| Staff Room

We’re pretty familiar with the think fast/think slow dichotomy but, in a nutshell, the concept is that our highly evolved brains contain various different templates for thinking. At our best, when we’re interested and excited by what we’re doing, our pre-frontal cortex can engage in deliberate, sophisticated thinking. Conversely, when we’re under threat and stressed we switch from the slower thinking to something more automatic, the old hardware of our brain taking over from the newer stuff. This is good when we’re in genuine danger, but when it’s about our ‘sense’ of being under attack it’s less useful. Our decision making becomes much more instinctive and defensive, and sometimes a bit dysfunctional leading us into negative thinking traps. So what are the classic traps and what can you do about them? 


I know it’s going to go wrong 

One of the ways this can manifest itself is with confirmation bias; in other words, we filter the evidence to reinforce an assumption, often a negative one. Year 8 are going to kick off again, I just know it. They always do on Wednesday afternoons. This combination of making a pre-decision and then bolstering it up with a bit of absolute language (‘never’ ‘always’ completely’) doesn’t give you much chance of turning things around. Again, the key can lie in predicting this. What could you do on Tuesday night to challenge your negative assumptions? What counter evidence could you look for that could give you something positive to take away – it doesn’t have to be big. As you will probably know by now, satisfaction from teaching lies in the small victories and not the ‘Captain, oh my Captain’ moments. 


I don’t know where to start? 

You know that feeling when you have 1001 jobs to do before tomorrow’s lessons. You start one, but then something else springs to mind and you jump over to that before yet another thing lurches into focus. A classic feature of a fast-thinking brain is its tendency to spin off on random tangents when it comes to prioritising.  Give your poor working memory a breather and take some time to write down what you do need to do. How can these tasks be broken down into smaller chunks? What really needs to be done today? Tick it off when you’ve done it. What is realistic as a target and when are you going to give yourself a break or call it a day? Caroline Webb, in her excellent ‘How to Have a Good Day’, calls this making brain-friendly to-do lists.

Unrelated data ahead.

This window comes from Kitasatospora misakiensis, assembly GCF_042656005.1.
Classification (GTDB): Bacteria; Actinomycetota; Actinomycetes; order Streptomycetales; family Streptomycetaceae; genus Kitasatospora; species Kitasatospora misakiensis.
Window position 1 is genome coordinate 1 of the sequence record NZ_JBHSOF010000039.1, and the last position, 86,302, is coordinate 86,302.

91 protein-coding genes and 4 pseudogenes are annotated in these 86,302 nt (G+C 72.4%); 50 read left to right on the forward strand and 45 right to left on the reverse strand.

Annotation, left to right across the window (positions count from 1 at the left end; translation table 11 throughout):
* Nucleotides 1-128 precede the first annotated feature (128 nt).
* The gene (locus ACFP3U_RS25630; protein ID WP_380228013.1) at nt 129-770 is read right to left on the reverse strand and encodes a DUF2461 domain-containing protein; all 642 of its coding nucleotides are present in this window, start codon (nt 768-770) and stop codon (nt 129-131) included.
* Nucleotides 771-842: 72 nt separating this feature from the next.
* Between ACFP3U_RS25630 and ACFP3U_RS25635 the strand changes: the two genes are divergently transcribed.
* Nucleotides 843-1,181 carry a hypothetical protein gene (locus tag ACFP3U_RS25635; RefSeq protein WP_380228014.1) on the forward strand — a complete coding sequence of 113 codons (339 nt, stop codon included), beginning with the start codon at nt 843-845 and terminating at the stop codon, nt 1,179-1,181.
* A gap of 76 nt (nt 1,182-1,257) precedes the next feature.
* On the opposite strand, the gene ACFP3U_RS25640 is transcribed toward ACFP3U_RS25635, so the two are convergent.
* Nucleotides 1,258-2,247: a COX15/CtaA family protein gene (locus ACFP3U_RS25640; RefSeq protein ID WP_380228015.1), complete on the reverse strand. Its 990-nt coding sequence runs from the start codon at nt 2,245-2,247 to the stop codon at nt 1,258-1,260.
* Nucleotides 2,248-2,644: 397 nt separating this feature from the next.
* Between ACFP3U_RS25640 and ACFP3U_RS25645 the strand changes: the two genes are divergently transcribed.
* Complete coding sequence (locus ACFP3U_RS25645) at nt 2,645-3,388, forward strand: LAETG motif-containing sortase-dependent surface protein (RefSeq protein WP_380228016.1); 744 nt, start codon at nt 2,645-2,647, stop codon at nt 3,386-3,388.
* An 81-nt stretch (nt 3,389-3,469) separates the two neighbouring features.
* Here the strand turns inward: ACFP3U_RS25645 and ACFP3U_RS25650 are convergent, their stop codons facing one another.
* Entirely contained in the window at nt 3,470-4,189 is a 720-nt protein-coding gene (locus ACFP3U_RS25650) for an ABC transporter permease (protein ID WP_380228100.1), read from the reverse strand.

If I could just change the way they behave… 

Recognising the loci of control. There are some things you can be in control of and some things you can’t. You don’t know what might have happened at home or in the playground that might lead to bad behaviour in class, so don’t personalise it. Don’t think it’s all your fault. Victor Frankl’s great message was that there is space between stimulus and response. You can’t change the former, but you can be in control of the latter. Think about the small steps in your own behaviour you might be able to change when things kick off in the classroom. What will make you feel just that extra bit more in control of your own emotions – a deep breath? A mantra of your own? A vision of an empty beach? What can buy you that small moment of space? 


I made the wrong decision 

The very fact that you have taken yourself out of one world and thrown yourself, head-first, into this completely different life is extraordinary. If it is a success, brilliant. If it isn’t, how amazing that you had the strength and will power to give it a go. How many other people put themselves into such a powerful learning situation? November will come. November will go. December will come. December will go. Christmas. Easter. Summer. Time passes. Your values are what brought you into this world. Finding time and the right kind of space (probably not school, to be honest) to remind yourself of these values can help to keep the mental scaffolding in place. 

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